Terrible tripe and the troubles in Belfast
We have just returned from a weekend in Belfast. With a turbulent past as well as being the home to the construction of the Titanic and Game of Thrones it was a fascinating place!
First stop was the Titanic experience – this attraction was only opened in 2012 – commemorating 100 years since the Titanic. We were there for hours! We enjoyed learning about how the Titanic was constructed, the various classes of cabins, the elegant crockery, the first class menus and even the discovery of the wreckage!
Next stop – Shankill Road and Falls Road – we were both very interested to learn more about the ‘troubles’ that took place in Belfast. We ventured to the streets that were most affected by the attacks from the Loyalists and the Republicans. There was a sense of eeriness as we viewed the memorials, murals and empty blocks of rubble. We even witnessed a protest rally and heard stories of petrol bombings still taking place today.
Game of Thrones has a huge presence in Belfast! It’s where the production studios are based – close to the many filming locations that are scattered around Northern Ireland. Sighting of the stars is supposedly common ( although we did not spot any) and you can even try a Game of Thrones burger! 2 venison patties and black pudding with all the greasy trimmings!
We stumbled across some great markets and even the Christmas markets. Having only previously visited Europe in the summer this was my first experience of a Christmas market! There were Italian sweets, German small goods, fresh pastries to sample and even a pop-up beer hall. We also got our fix of soda bread, Irish whiskey and champ (mash with shallots) in various other markets, bars and cheap eats. I look forward to recreating a few Irish favs when we return home!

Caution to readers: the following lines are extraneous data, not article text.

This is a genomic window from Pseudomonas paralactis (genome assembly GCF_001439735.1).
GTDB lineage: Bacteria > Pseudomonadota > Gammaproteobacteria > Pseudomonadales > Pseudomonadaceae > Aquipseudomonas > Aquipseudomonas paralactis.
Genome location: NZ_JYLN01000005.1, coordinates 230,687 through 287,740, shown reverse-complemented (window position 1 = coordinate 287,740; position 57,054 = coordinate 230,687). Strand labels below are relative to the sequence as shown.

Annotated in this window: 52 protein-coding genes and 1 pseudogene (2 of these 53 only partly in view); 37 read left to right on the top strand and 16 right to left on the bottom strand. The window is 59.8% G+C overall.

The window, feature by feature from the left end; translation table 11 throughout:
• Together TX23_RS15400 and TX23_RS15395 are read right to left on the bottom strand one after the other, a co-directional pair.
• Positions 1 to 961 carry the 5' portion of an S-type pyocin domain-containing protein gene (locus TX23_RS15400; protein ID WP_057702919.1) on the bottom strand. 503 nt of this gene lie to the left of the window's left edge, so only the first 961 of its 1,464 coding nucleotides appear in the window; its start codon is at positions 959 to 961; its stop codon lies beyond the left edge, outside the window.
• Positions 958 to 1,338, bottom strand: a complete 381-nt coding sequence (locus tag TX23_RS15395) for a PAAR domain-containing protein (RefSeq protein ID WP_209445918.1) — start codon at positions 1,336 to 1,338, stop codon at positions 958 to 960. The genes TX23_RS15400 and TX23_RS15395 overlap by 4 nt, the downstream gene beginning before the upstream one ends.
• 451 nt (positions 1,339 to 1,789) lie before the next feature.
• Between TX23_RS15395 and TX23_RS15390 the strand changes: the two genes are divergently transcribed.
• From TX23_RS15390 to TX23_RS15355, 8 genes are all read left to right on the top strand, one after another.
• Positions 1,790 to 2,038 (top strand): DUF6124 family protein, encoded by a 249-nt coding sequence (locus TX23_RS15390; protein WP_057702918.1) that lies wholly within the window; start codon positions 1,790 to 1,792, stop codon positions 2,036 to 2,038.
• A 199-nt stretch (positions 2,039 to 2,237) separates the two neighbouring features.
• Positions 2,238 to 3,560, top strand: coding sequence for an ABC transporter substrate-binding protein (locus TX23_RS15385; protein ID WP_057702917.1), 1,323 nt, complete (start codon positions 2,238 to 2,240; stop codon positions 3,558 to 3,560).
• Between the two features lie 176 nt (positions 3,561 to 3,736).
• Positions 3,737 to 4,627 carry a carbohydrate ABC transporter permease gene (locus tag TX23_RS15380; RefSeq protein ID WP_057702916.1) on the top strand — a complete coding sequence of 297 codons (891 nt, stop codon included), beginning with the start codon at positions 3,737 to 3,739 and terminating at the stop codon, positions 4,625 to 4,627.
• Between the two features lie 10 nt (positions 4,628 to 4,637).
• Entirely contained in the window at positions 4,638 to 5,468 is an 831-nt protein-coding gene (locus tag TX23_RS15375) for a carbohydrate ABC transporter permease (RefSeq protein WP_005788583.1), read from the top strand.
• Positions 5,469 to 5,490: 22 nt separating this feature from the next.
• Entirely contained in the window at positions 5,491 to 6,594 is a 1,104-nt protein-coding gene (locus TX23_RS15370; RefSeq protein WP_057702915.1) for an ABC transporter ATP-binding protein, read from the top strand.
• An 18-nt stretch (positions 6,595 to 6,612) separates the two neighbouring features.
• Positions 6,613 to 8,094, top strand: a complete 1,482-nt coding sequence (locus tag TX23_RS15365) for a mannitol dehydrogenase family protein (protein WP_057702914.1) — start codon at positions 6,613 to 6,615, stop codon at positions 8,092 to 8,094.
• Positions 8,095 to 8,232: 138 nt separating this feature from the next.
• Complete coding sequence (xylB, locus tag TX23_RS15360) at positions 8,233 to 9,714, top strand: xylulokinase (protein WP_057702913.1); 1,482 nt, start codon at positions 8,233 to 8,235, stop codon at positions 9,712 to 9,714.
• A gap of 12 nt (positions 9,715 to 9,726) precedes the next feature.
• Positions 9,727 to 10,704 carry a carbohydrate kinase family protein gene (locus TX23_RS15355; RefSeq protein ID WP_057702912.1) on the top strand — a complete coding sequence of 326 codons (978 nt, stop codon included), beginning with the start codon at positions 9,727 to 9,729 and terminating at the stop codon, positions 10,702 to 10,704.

Returning now to cooking traditional Scottish food. We are getting really brave with our cooking challenge…. Tripe and onions! Aside from possibly having tripe in my chicken nuggets as a kid, I have never had the ‘guts’ to try it in its full glory! Placing my order for tripe, the butcher told me they did not sell raw tripe and that they only sell it frozen, precooked, in an onion sauce. So I figured I would just buy that (it was same recipe as the cookbook). I defrosted the mix and dumped it into a saucepan to reheat – the smell was vile! I thought I’d add salt, pepper and even a knob of butter in an attempt to make it edible! I served up the sloppy supper with a parsnip purée and sautéed sprouts and carrots. After a few forceful mouthfuls, we agreed that it was the worst thing I have ever cooked. Shannon said that he would rather eat someone else’s snot, and that he wouldn’t even come at it after a week of starvation on combat survival course! …I agreed!
I am not even putting up the recipe – I don’t want to put anyone through it! If anyone knows how to make tripe taste amazing …please share!
I will however finish on a pleasant recipe: Scots marmalade pudding! One of my favourite desserts my mum made us as kids was bread and butter pudding. The Scots marmalade pudding is similar to bread and butter pudding – the difference is that you use breadcrumbs rather than sliced bread, and it’s cooked in a pudding dish rather than a tin. Here is the recipe:
Scots marmalade pudding
100g breadcrumbs (I used cubed wholemeal bread)
2 cups of milk
50g castor sugar
2 tbsp of marmalade
Bring milk to the boil and pour over breadcrumbs. Leave until cool. Separate eggs and beat the yolk with the castor sugar. Add the marmalade and stir into the bread and milk. Beat the egg whites until stiff, and stir lightly into the mixture. Butter a pudding basin and pour in the pudding mixture. If you don’t have a pudding basin you can use a heat resistant bowl, wrap with foil and place into a saucepan. Steam for 2 hours.
The result was spongy and moist, with a citrus tang. It’s a great throw together pudding. One I will be taking back home for sure!